hydrogen sulfide is a colorless, noxious gas with the distinctive smell of rotten eggs. This compound is a powerful reducing agent that is encountered in a number of industrial processes. When hydrogen sulfide is present, it exposes workers to the potentially lethal effects of the rapid hypoxemia that results from exposure to this agent. The "warning sign" is the characteristic smell of rotten eggs; this smell should alert anyone in the area that a potentially serious risk exists. The immediate removal of the victim and administration of high-flow oxygen is essential. Neurologic sequelae may require anticonvulsants and care must be exercised to observe for cardiac, hepatic, and renal insufficiency. Depending on the concentration, hydrogen sulfide can rapidly overcome a potential victim. ( info)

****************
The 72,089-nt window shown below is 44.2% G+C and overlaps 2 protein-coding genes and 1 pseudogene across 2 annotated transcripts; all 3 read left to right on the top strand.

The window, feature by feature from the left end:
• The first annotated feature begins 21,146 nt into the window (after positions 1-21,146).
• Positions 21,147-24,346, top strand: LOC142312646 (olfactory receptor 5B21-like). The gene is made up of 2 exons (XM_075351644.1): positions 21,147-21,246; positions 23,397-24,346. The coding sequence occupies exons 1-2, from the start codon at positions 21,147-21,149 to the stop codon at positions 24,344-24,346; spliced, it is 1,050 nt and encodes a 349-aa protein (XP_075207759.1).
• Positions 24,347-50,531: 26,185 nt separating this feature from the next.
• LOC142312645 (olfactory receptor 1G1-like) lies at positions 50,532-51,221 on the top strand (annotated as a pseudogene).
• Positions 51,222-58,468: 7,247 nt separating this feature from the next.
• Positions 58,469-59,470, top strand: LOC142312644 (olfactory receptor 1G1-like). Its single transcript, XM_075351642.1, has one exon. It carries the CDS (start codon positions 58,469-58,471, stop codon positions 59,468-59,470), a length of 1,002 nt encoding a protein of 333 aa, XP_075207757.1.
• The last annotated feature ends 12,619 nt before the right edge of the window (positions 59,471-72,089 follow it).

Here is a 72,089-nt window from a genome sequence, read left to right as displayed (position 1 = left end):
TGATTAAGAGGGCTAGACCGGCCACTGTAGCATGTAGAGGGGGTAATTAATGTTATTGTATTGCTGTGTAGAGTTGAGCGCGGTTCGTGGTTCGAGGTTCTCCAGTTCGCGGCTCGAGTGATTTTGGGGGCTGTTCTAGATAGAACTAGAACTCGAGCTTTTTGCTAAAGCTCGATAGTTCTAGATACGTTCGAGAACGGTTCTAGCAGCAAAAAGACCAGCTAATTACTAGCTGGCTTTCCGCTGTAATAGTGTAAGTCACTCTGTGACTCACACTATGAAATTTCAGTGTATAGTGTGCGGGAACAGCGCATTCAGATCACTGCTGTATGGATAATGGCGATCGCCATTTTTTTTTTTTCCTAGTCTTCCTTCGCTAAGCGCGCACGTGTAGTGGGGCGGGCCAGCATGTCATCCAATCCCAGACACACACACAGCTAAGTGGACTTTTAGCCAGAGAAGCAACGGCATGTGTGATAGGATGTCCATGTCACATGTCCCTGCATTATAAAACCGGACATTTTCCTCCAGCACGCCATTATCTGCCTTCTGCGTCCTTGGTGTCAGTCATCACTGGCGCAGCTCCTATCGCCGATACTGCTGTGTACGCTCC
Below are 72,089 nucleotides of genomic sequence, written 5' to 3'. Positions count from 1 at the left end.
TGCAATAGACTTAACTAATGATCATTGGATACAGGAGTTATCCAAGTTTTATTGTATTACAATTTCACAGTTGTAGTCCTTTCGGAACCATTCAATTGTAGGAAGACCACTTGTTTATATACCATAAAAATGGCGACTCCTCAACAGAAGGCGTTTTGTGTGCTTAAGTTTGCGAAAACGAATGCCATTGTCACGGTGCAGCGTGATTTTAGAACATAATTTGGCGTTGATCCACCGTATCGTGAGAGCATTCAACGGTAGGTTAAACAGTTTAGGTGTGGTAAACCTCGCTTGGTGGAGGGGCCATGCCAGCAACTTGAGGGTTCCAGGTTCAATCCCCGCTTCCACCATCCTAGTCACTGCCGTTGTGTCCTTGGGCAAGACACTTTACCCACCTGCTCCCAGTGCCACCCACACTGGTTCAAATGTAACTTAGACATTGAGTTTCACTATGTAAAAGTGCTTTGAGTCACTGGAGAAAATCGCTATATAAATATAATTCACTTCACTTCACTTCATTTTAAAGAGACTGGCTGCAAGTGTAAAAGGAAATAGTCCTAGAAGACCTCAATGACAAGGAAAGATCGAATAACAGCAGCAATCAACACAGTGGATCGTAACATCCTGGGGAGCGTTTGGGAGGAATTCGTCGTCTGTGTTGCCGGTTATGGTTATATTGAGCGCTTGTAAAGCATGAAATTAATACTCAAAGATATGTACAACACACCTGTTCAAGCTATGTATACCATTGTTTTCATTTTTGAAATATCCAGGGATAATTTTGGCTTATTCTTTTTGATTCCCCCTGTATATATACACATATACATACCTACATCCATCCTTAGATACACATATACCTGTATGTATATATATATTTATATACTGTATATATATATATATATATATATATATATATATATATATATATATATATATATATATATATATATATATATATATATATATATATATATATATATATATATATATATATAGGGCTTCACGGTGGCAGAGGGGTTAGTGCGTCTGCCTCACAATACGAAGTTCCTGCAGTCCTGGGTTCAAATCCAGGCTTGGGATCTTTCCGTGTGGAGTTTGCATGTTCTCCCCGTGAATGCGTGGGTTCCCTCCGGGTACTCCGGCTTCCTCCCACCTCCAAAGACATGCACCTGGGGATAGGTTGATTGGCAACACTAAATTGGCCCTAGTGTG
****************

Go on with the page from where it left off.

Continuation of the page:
7/66. Airway fire due to diathermy during tracheostomy in an intensive care patient.

    We describe a case of airway fire in an 83-year-old, critically ill patient. The fire occurred during a surgical tracheostomy under general anaesthesia, following ignition of the tracheal tube by diathermy. After debridement of the burnt tissue and treatment with intravenous antibiotics and glucocorticoids, the patient's respiratory function worsened initially. The patient eventually recovered without long-term sequelae and was discharged from the intensive care unit. The circumstances of this and other similar incidents are reviewed, as are the suggested methods for preventing this frightening occurrence. ( info)

8/66. Acute management of exposure to liquid ammonia.